Troubleshoot Cache and Memory Manager Performance Issues
Before Windows Server 2012, two primary potential issues caused system file cache to grow until available memory was almost depleted under certain workloads. When this situation results in the system being sluggish, you can determine whether the server is facing one of these issues.
Counters to monitor
Memory\Long-Term Average Standby Cache Lifetime (s) < 1800 seconds
Memory\Available Mbytes is low
Memory\System Cache Resident Bytes
If Memory\Available Mbytes is low and at the same time Memory\System Cache Resident Bytes is consuming significant part of the physical memory, you can use RAMMAP to find out what the cache is being used for.
System file cache contains NTFS metafile data structures
This problem is indicated by a very high number of active Metafile pages in RAMMAP output, as shown in the following figure. This problem might have been observed on busy servers with millions of files being accessed, thereby resulting in caching NTFS metafile data not being released from the cache.
The problem used to be mitigated by DynCache tool. In Windows Server 2012+, the architecture has been redesigned and this problem should no longer exist.
System file cache contains memory mapped files
This problem is indicated by very high number of active Mapped file pages in RAMMAP output. This usually indicates that some application on the server is opening a lot of large files using CreateFile API with FILE_FLAG_RANDOM_ACCESS flag set.
This issue is described in detail in KB article 2549369. FILE_FLAG_RANDOM_ACCESS flag is a hint for Cache Manager to keep mapped views of the file in memory as long as possible (until Memory Manager doesn’t signal low memory condition). At the same time, this flag instructs Cache Manager to disable prefetching of file data.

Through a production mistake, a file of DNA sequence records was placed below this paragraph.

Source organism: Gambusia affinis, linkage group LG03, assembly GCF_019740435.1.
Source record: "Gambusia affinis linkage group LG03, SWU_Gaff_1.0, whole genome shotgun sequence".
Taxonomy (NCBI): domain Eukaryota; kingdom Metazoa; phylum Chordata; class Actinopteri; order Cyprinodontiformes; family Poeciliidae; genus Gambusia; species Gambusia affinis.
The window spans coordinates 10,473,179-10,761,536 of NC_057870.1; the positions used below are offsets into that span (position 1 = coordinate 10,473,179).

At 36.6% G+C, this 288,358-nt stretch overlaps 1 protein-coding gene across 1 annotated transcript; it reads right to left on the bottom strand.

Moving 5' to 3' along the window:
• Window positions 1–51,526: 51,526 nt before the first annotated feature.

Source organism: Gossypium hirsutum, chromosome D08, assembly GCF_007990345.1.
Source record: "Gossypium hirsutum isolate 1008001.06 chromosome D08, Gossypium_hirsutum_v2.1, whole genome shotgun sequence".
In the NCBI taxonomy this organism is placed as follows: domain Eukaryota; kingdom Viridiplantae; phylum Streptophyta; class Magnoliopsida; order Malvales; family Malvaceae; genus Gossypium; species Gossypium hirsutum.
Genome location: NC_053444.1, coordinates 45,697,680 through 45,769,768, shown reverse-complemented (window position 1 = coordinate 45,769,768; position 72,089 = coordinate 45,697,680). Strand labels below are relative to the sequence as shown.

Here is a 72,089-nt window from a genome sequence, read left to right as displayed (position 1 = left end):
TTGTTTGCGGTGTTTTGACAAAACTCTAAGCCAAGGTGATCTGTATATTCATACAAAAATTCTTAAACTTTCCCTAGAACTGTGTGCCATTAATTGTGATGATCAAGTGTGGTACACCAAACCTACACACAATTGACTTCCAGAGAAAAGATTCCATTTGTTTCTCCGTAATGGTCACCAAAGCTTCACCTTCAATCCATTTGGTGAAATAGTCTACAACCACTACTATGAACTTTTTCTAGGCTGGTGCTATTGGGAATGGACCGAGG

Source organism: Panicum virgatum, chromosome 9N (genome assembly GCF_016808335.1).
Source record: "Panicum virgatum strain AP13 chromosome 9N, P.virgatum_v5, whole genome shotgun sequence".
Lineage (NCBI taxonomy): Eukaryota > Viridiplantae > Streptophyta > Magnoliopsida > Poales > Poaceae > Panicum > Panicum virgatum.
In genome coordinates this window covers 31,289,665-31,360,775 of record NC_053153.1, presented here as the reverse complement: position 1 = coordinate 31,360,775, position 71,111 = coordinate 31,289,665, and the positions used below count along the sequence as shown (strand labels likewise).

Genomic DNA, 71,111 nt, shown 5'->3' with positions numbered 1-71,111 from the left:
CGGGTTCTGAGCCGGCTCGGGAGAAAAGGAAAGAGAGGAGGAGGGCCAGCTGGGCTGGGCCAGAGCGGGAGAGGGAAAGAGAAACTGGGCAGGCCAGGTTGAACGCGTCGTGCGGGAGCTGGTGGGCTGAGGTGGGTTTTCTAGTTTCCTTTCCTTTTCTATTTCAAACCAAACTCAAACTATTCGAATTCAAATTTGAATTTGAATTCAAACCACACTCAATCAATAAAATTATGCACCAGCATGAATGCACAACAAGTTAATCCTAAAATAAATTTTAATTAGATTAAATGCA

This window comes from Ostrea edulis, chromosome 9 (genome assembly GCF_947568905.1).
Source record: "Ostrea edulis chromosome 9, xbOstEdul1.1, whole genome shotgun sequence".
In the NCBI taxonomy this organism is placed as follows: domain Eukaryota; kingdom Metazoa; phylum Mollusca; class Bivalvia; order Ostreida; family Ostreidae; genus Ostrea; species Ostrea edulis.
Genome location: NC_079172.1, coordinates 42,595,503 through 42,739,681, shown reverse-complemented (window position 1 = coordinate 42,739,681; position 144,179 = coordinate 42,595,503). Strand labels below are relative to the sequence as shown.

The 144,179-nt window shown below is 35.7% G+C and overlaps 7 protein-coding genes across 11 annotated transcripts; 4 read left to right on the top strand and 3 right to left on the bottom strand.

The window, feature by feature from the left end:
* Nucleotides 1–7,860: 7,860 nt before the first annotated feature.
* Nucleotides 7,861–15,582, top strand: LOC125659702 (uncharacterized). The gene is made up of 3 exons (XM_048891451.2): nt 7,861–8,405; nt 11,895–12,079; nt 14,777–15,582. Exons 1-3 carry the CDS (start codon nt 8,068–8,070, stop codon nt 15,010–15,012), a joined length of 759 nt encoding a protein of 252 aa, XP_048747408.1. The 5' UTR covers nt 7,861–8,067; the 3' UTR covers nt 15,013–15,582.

This situation has been mitigated to some extent by working set trimming improvements in Windows Server 2012+, but the issue itself needs to be primarily addressed by the application vendor by not using FILE_FLAG_RANDOM_ACCESS. An alternative solution for the app vendor might be to use low memory priority when accessing the files. This can be achieved using the SetThreadInformation API. Pages that are accessed at low memory priority are removed from the working set more aggressively.
Cache Manager, starting in Windows Server 2016 further mitigates this by ignoring FILE_FLAG_RANDOM_ACCESS when making trimming decisions, so it is treated just like any other file opened without the FILE_FLAG_RANDOM_ACCESS flag (Cache Manager still honors this flag to disable prefetching of file data). You can still cause system cache bloat if you have large number of files opened with this flag and accessed in truly random fashion. It is highly recommended that FILE_FLAG_RANDOM_ACCESS not be used by applications.